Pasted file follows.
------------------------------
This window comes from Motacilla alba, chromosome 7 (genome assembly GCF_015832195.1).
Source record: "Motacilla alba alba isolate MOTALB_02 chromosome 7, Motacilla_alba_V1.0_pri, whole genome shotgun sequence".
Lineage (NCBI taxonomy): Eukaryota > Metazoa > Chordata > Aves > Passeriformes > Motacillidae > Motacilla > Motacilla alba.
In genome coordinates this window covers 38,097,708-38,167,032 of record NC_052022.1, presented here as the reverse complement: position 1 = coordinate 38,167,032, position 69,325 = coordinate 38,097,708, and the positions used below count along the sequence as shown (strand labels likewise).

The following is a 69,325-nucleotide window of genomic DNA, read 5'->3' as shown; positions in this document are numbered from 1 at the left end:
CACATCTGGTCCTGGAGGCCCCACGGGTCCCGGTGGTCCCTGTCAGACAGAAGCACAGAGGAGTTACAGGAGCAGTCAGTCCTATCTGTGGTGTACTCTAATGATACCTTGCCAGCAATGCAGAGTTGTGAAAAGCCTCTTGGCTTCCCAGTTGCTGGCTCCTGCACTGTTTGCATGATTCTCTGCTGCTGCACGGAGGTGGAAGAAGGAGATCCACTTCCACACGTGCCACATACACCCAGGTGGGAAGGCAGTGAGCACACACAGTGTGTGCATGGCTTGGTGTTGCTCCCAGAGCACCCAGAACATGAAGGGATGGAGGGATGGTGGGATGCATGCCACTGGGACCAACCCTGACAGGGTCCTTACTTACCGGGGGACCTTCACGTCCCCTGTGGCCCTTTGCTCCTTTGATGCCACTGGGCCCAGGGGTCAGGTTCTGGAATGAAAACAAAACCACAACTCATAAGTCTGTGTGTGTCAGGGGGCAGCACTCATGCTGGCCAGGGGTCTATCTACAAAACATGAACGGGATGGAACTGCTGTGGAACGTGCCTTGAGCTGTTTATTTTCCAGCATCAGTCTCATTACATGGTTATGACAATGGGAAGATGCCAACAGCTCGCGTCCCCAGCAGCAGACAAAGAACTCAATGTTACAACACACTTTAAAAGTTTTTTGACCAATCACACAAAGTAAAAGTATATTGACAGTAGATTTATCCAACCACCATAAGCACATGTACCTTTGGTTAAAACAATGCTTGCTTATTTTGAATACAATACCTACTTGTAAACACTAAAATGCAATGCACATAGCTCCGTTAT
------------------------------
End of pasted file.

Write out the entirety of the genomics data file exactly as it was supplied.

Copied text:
This window comes from Motacilla alba, chromosome 7 (genome assembly GCF_015832195.1).
Source record: "Motacilla alba alba isolate MOTALB_02 chromosome 7, Motacilla_alba_V1.0_pri, whole genome shotgun sequence".
Lineage (NCBI taxonomy): Eukaryota > Metazoa > Chordata > Aves > Passeriformes > Motacillidae > Motacilla > Motacilla alba.
In genome coordinates this window covers 38,097,708-38,167,032 of record NC_052022.1, presented here as the reverse complement: position 1 = coordinate 38,167,032, position 69,325 = coordinate 38,097,708, and the positions used below count along the sequence as shown (strand labels likewise).

The following is a 69,325-nucleotide window of genomic DNA, read 5'->3' as shown; positions in this document are numbered from 1 at the left end:
CACATCTGGTCCTGGAGGCCCCACGGGTCCCGGTGGTCCCTGTCAGACAGAAGCACAGAGGAGTTACAGGAGCAGTCAGTCCTATCTGTGGTGTACTCTAATGATACCTTGCCAGCAATGCAGAGTTGTGAAAAGCCTCTTGGCTTCCCAGTTGCTGGCTCCTGCACTGTTTGCATGATTCTCTGCTGCTGCACGGAGGTGGAAGAAGGAGATCCACTTCCACACGTGCCACATACACCCAGGTGGGAAGGCAGTGAGCACACACAGTGTGTGCATGGCTTGGTGTTGCTCCCAGAGCACCCAGAACATGAAGGGATGGAGGGATGGTGGGATGCATGCCACTGGGACCAACCCTGACAGGGTCCTTACTTACCGGGGGACCTTCACGTCCCCTGTGGCCCTTTGCTCCTTTGATGCCACTGGGCCCAGGGGTCAGGTTCTGGAATGAAAACAAAACCACAACTCATAAGTCTGTGTGTGTCAGGGGGCAGCACTCATGCTGGCCAGGGGTCTATCTACAAAACATGAACGGGATGGAACTGCTGTGGAACGTGCCTTGAGCTGTTTATTTTCCAGCATCAGTCTCATTACATGGTTATGACAATGGGAAGATGCCAACAGCTCGCGTCCCCAGCAGCAGACAAAGAACTCAATGTTACAACACACTTTAAAAGTTTTTTGACCAATCACACAAAGTAAAAGTATATTGACAGTAGATTTATCCAACCACCATAAGCACATGTACCTTTGGTTAAAACAATGCTTGCTTATTTTGAATACAATACCTACTTGTAAACACTAAAATGCAATGCACATAGCTCCGTTAT